In a situation, such as the one presented above, it begs the question, whether or not IT professionals are presented with an ethical dilemma as part of their everyday responsibilities? Over the next few paragraphs, we will use this example to take a dive further into this issue.
There are a few ethical questions every IT professional should be asking themselves:
Should I read the private e-mail of my network users, just because I have the ability to do so? Should email be read to ensure sensitive company information is not being disclosed to another internal department, or even worse, an outside party?
Is it okay for me to monitor the web sites that my network users visit? Is it negligent for me not to monitor those sites, to prevent the possibility of pornography in the workplace that could create a hostile working environment?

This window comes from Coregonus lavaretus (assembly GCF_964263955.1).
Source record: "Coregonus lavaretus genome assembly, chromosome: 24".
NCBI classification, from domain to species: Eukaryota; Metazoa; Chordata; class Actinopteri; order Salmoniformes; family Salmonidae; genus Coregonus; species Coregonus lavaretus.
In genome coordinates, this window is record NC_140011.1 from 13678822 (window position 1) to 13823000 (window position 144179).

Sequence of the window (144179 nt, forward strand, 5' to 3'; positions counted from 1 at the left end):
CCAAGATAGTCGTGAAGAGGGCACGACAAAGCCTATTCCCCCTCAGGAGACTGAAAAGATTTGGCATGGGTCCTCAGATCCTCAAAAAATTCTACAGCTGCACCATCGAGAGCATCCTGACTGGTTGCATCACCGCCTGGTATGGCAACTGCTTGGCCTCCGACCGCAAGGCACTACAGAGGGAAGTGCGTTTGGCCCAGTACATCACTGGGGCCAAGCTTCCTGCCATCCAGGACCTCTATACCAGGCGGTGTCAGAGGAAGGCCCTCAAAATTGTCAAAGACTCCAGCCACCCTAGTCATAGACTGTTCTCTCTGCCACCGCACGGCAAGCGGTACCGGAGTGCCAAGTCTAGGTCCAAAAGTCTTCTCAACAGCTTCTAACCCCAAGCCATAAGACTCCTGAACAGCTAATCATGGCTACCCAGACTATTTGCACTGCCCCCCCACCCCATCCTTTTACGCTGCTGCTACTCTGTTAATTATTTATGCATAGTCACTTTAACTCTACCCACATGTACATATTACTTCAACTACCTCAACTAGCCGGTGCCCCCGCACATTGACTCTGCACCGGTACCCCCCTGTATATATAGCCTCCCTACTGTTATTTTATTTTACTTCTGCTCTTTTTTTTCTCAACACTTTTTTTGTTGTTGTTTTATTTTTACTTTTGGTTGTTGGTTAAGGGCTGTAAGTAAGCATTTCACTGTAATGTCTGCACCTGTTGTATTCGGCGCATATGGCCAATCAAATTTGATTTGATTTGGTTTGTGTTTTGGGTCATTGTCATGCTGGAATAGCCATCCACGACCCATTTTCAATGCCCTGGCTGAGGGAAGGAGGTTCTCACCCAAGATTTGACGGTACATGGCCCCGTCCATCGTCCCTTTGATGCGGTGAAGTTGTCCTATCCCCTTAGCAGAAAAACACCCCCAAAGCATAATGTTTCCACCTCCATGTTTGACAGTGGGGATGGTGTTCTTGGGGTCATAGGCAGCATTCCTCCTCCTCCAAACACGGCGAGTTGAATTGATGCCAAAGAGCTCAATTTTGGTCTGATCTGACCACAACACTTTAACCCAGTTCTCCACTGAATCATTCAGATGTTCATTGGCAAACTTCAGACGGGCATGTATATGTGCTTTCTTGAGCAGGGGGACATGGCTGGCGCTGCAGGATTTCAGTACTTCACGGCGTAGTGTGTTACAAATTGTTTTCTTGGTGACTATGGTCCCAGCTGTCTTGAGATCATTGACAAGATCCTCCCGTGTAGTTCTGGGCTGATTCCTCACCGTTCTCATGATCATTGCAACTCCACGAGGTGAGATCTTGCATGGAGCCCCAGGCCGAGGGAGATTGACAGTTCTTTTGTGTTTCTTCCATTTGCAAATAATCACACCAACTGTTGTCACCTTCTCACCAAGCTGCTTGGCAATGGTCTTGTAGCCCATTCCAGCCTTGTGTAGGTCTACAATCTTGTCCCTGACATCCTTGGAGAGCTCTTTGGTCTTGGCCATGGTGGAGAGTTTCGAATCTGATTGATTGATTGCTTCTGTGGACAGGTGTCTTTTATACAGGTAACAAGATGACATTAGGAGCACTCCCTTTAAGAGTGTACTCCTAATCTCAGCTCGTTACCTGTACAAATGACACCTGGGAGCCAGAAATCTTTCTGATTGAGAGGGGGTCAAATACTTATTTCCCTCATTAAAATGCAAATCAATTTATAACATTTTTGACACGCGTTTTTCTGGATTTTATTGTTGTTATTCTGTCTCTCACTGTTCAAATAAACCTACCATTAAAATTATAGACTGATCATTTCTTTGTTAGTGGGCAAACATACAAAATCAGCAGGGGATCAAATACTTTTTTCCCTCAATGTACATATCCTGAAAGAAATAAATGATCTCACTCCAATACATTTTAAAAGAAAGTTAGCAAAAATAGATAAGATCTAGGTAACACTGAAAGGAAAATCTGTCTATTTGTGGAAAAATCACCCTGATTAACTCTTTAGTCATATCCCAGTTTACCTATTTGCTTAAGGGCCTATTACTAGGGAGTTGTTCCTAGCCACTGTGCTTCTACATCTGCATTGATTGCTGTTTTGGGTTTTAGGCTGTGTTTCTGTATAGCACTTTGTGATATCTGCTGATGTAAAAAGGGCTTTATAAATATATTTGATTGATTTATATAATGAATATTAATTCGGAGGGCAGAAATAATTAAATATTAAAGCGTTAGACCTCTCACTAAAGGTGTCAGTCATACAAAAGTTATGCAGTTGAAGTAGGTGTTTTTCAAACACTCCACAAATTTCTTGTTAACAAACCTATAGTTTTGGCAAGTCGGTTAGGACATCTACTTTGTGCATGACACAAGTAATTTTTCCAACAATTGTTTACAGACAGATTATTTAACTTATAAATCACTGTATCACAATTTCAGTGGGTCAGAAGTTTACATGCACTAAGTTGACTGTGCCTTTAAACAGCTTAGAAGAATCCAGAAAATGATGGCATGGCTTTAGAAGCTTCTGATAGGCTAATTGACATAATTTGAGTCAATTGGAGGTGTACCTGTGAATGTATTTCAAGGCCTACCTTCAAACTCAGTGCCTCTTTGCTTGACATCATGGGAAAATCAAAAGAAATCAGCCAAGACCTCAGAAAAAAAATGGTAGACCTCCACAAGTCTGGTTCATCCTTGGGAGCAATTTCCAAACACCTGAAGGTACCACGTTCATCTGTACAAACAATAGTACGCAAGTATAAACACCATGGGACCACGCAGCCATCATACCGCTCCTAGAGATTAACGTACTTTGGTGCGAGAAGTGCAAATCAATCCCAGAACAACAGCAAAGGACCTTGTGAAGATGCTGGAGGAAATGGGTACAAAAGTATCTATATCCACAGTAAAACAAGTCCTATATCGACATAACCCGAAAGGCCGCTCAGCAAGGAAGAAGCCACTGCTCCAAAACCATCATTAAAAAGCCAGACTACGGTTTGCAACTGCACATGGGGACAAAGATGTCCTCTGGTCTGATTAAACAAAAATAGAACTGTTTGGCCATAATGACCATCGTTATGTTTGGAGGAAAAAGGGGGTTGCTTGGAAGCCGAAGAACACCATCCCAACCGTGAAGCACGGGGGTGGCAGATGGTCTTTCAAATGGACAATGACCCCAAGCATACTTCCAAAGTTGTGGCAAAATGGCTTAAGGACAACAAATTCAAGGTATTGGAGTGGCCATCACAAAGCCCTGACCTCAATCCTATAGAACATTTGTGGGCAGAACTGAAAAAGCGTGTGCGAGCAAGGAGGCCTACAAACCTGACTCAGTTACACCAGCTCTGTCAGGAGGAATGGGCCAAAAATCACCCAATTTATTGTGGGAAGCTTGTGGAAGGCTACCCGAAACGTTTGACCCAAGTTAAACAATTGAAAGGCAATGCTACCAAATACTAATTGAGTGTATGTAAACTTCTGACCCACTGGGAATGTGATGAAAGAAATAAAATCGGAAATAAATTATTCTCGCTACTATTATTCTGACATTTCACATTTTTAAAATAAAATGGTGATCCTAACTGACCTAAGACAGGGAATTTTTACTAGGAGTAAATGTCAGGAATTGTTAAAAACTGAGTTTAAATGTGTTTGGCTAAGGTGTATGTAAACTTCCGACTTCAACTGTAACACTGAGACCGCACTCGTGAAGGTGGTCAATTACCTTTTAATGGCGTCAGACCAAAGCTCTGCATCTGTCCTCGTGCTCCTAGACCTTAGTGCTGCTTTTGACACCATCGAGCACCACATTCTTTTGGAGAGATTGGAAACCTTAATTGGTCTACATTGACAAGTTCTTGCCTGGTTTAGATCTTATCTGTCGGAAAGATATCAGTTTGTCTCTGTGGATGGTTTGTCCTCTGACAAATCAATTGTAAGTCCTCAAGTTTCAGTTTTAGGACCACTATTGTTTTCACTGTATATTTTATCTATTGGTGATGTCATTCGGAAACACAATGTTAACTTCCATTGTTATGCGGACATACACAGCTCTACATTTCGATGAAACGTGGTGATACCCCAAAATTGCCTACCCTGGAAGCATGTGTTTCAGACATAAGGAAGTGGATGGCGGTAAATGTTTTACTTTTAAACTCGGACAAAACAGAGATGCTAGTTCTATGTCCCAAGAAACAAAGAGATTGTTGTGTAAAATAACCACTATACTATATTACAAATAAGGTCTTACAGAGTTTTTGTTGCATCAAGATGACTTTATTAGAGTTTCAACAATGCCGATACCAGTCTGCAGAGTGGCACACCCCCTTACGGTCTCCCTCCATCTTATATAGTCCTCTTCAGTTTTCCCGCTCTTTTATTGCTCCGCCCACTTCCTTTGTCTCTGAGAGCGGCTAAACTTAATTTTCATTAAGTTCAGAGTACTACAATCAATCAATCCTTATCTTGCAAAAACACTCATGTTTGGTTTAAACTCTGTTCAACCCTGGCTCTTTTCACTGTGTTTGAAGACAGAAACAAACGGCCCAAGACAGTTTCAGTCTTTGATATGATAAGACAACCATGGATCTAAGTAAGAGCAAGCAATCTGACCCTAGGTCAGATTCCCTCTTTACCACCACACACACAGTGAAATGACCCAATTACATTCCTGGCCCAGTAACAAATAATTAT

Is it okay to play key loggers on machines in the network to capture everything the user types? Screen capture programs so I can see everything that is displayed?
Is it okay for me to read documents that are stored on users’ computers or in directories on the file server?
Going back to the example above, each and every one of us has an ethical obligation to ourselves, other humans, our community, and the companies that employ us. As an IT professional, you have rights and privileges that other employees do not, and in many cases will be held to a higher ethical standard than others, as well as being accountable for a “call to action” that may be above and beyond that of other…